If there’s one good thing that can be said of strokes, it’s this: The vast majority of them don’t need to happen. Up to 80% of strokes can be prevented through healthy lifestyle changes and working with health care practitioners to control stroke risk factors. Researchers have identified numerous steps people can take to lower stroke risk, but health experts agree, trying to do them all at once can feel overwhelming.
Here are five ways to get started on the road to prevention.
- Start early. Strokes happen to young people, too. About 10%-15% of all strokes occur in adults age 50 or under. And recent research shows the same factors that cause strokes in older adults – such as high blood pressure, high cholesterol, obesity and diabetes – are causing strokes in younger adults.
The AHA recommends people start monitoring their blood pressure, cholesterol, lipids and blood sugar levels as soon as they transition from a pediatrician to a primary care physician as a young adult.
- If you smoke, quit. Studies show that for every five cigarettes a person smokes each day, the risk of having a stroke goes up by 12%. For Black adults, smoking cigarettes more than doubles the risk of stroke compared to never smoking, a 2020 study found.
We all understand that smoking causes lung cancer, but most don’t understand it also damages the brain and blood vessels. In terms of stroke prevention, quitting smoking is the lowest hanging fruit.
- Keep blood pressure under control. High blood pressure, also called hypertension, is the leading cause of strokes. Half of all men – 52% – and 43% of women in the U.S. have blood pressure that is too high, according to AHA statistics. While it can be controlled through lifestyle changes or by taking medication, only about 1 in 5 adults keep it properly managed. Smoking, diabetes, obesity, high cholesterol and eating an unhealthy diet can push blood pressure out of the healthy range.
Check your blood pressure often to keep it in check and share your numbers with your medical provider.
- Eat a healthy diet. Being careful to choose healthy foods can minimize weight gain. And keep in mind that nutrition is more important than weight loss.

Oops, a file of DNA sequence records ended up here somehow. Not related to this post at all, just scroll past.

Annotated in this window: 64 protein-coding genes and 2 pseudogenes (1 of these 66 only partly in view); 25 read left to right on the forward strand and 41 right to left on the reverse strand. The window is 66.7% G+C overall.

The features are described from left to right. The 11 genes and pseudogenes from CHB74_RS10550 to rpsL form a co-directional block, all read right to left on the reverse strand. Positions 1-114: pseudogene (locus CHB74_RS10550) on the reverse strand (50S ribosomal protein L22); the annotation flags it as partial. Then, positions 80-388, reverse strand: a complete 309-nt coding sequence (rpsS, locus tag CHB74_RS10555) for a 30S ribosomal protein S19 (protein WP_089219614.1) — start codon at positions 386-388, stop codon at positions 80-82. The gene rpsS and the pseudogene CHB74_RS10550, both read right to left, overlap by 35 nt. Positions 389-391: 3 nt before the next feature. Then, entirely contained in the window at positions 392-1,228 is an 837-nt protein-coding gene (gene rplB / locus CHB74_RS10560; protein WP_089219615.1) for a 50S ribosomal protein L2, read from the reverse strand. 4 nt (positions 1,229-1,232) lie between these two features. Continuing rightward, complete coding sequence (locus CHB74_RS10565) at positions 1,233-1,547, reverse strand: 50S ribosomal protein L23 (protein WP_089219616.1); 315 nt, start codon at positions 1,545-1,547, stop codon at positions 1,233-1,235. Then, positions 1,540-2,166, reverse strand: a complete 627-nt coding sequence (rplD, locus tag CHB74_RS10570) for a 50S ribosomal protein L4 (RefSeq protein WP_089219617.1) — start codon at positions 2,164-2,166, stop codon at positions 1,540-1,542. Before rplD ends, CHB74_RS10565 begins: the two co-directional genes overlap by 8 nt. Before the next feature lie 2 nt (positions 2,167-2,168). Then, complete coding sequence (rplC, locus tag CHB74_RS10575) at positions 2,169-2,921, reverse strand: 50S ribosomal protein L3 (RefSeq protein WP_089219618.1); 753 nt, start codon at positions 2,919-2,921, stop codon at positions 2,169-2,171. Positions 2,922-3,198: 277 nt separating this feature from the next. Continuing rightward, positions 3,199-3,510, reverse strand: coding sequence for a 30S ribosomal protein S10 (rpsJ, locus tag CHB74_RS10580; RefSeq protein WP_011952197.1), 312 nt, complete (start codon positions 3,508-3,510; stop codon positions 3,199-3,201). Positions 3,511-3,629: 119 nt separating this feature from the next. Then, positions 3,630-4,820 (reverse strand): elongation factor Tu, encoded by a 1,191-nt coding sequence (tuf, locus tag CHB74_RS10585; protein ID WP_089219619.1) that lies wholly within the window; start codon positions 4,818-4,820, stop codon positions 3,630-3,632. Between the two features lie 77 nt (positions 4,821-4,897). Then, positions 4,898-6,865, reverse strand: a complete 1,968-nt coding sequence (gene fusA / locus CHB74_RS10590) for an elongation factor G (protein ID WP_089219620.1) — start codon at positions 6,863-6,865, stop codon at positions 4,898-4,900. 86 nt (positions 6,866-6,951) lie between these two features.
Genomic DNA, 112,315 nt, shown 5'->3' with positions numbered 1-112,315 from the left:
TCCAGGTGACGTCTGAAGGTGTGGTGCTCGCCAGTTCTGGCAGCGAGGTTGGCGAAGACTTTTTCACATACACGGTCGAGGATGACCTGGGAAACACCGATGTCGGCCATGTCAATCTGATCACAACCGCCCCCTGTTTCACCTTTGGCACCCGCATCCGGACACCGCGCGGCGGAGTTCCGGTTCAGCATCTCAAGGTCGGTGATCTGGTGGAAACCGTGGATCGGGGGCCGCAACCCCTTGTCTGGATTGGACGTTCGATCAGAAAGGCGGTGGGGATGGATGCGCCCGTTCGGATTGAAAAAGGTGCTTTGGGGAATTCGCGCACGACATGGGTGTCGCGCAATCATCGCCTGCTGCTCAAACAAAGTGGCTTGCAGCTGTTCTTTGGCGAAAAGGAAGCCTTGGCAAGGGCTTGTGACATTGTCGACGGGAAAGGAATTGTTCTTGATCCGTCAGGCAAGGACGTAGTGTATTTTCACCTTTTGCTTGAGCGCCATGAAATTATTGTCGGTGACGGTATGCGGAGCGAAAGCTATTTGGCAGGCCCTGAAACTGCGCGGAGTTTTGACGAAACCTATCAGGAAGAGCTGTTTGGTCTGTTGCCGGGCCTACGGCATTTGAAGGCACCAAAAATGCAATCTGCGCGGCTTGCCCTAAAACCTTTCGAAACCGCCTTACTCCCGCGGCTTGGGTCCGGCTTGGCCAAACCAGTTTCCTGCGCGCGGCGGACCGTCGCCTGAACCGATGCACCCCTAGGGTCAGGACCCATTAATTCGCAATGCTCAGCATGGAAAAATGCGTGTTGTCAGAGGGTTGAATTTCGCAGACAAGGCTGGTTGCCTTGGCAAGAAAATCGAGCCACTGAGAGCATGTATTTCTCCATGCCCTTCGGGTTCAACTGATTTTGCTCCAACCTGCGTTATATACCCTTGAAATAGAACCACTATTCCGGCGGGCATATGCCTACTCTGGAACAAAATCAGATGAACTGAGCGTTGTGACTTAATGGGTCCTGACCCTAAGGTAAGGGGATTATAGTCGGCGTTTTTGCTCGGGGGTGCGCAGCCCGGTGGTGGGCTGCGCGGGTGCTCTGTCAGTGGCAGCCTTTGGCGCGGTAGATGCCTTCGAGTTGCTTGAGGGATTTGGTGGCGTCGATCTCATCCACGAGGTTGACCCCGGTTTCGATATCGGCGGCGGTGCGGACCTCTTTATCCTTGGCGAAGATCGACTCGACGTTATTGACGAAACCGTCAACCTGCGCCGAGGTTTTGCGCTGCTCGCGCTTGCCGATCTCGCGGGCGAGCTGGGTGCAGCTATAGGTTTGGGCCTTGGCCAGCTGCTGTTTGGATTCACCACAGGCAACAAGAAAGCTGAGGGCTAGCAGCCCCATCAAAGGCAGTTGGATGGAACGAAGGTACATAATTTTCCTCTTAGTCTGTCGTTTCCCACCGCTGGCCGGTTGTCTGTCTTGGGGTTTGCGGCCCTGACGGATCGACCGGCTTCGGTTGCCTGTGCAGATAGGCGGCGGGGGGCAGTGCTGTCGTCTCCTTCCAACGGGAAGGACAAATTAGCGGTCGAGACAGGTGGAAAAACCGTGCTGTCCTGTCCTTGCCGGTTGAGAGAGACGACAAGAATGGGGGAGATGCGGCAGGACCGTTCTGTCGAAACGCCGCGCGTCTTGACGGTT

There are multiple diets shown to decrease the risk of stroke such as the Dietary Approaches to Stop Hypertension (DASH) or Mediterranean diets. Both emphasize eating a lot of fruits, vegetables and low-fat dairy, whole grains, fish and nuts, while cutting back on foods high in saturated fats, cholesterol and trans fats.
- Move more. More active men and women have a 25%-30% lower risk of stroke than those who are least active. Physical activity has been shown to lower cholesterol, help maintain a healthy weight and lower blood pressure – all factors that can reduce stroke risk.
The evidence for physical activity is undeniable. Even just moving around for 10 minutes every hour is better than sitting for an extended period of time. You don’t have to run a 5K. Walking is the best exercise there is-get up and walk around.
Work SMARTER, not harder
Changing lifestyle habits, especially the new habits picked up during quarantine doesn’t have to be a massive undertaking. Set SMART goals (specific, measurable, attainable, relevant and time-bound) and then break it into parts and stick to it until you reach it. Having a partner can help maintain motivation, as long as that person has healthy habits.
Start with activities you already enjoy and challenge yourself to do more of it. May is National Bike Month and Stroke Awareness Month. Cycling can be a great low-impact or high-intensity activity that can promote both heart and brain health by strengthening the heart muscles, helping lower the resting pulse, and reducing cholesterol. Cycling can also help maintain brain function and mental sharpness.
Someone in the U.S. dies from stroke about every 4 minutes and from heart disease about once every 84 seconds. The good news is that cardiovascular diseases, including strokes, are largely preventable with proper amounts of physical activity and healthy eating. Cycling could make the difference.
Get started this month with CycleNation Austin
Austin CycleNation is a month-long experience where you are encouraged to define your “ride” and get active any way you want – all for a cause. The 30-Day experience presented is locally by Comfort Systems USA, Mtech-Icon. Register today and get started by signing up for the Move More Challenge at www.cyclenation.org/austin.
Meet Austin’s Community Impact Director – Catalina Berry
Catalina Berry is passionate about inspiring healthy living, community and giving back in her personal and professional life. After being an active volunteer for the American Heart Association for over ten years, Catalina is now the Community Impact Director for the American Heart Association Central Texas Market. Her work in her current role is around policy, systems, and environmental changes in the community with a focus in health equity. Growing up bi-cultural and bilingual has helped shape Catalina into who she is today as she strives to be a positive influence in the community.